Central attenuation of aortic baroreceptor reflex in prehypertensive DOCA-salt-loaded rats.
To determine whether the arterial baroreceptor reflex can act to oppose the development of hypertension, deoxycorticosterone acetate (DOCA)-salt hypertension was produced in sinoaortic-denervated and sham-operated rats. Systolic blood pressure measured by tail cuff started to increase in both sinoaortic-denervated and sham-operated rats 7 days after DOCA treatment, and the hypertension developed identically in both denervated and sham-operated rats. These findings suggest that the baroreceptor reflex cannot act against the development of hypertension. To determine whether the baroreceptor reflex is attenuated before the development of hypertension, bradycardiac and sympathoinhibitory responses to i.v. injections of norepinephrine were examined. Bradycardic and sympathoinhibitory responses were significantly smaller in DOCA-salt-treated rats in both prehypertensive (5th day after DOCA-salt treatment) and hypertensive stages (21st day after treatment). In urethane-anesthetized DOCA-loaded and control rats on the 5th day after treatment, aortic depressor nerve stimulation elicited frequency-dependent depressor and bradycardic responses accompanied by inhibition of sympathetic nerve activity in both DOCA-loaded and control rats. However, those responses were significantly smaller in DOCA-loaded rats than in control rats. These results suggest that the central component of the baroreceptor reflex mediated by the aortic depressor nerve is impaired before hypertension develops and that this impairment may contribute to the development of hypertension in DOCA-salt-treated rats.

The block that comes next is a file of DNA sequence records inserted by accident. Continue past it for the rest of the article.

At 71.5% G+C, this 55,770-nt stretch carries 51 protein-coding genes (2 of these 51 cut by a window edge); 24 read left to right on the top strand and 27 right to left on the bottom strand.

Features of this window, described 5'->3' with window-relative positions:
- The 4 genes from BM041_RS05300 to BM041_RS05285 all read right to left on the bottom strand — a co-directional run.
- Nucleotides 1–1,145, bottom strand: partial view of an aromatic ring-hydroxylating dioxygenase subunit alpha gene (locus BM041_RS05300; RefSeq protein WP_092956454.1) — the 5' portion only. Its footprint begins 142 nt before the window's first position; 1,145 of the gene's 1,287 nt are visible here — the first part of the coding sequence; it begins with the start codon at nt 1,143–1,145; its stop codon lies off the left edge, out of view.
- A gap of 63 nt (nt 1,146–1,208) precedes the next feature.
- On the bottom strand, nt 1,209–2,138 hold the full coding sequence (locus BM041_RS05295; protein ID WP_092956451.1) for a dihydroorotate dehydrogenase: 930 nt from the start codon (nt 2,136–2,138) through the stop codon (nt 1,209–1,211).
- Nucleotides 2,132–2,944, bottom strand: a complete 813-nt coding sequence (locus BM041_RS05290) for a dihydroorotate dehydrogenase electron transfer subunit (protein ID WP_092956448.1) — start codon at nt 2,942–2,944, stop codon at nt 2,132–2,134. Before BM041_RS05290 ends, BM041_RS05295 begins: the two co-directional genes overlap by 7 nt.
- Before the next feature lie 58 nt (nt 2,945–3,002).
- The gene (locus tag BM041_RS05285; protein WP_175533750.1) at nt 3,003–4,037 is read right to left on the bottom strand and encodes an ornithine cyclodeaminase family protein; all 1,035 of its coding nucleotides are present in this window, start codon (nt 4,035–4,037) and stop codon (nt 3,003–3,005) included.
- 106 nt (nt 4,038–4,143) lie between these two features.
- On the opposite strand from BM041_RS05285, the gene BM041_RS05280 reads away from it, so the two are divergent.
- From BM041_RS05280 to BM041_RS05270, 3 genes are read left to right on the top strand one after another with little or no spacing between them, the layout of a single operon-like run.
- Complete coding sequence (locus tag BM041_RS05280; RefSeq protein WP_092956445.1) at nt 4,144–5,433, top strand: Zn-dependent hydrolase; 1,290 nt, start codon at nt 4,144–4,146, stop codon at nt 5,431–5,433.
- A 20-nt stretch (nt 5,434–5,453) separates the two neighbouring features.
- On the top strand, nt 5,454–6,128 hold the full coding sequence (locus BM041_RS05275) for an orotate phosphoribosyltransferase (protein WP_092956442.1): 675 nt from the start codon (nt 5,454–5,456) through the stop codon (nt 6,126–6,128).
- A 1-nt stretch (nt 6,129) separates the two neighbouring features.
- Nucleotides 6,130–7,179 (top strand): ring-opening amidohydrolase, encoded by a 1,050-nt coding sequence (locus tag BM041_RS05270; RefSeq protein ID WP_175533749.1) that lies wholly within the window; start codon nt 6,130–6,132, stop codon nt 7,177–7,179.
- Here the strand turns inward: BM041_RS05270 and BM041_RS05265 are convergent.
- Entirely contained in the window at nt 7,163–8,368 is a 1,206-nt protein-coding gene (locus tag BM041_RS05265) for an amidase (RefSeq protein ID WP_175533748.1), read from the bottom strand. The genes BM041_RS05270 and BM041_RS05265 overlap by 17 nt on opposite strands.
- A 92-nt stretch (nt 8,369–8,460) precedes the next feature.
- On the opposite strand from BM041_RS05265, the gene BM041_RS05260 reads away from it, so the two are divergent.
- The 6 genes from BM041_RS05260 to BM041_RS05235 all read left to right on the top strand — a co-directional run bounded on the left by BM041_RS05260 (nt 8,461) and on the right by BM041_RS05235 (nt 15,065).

- Copyright © 1988 by American Heart Association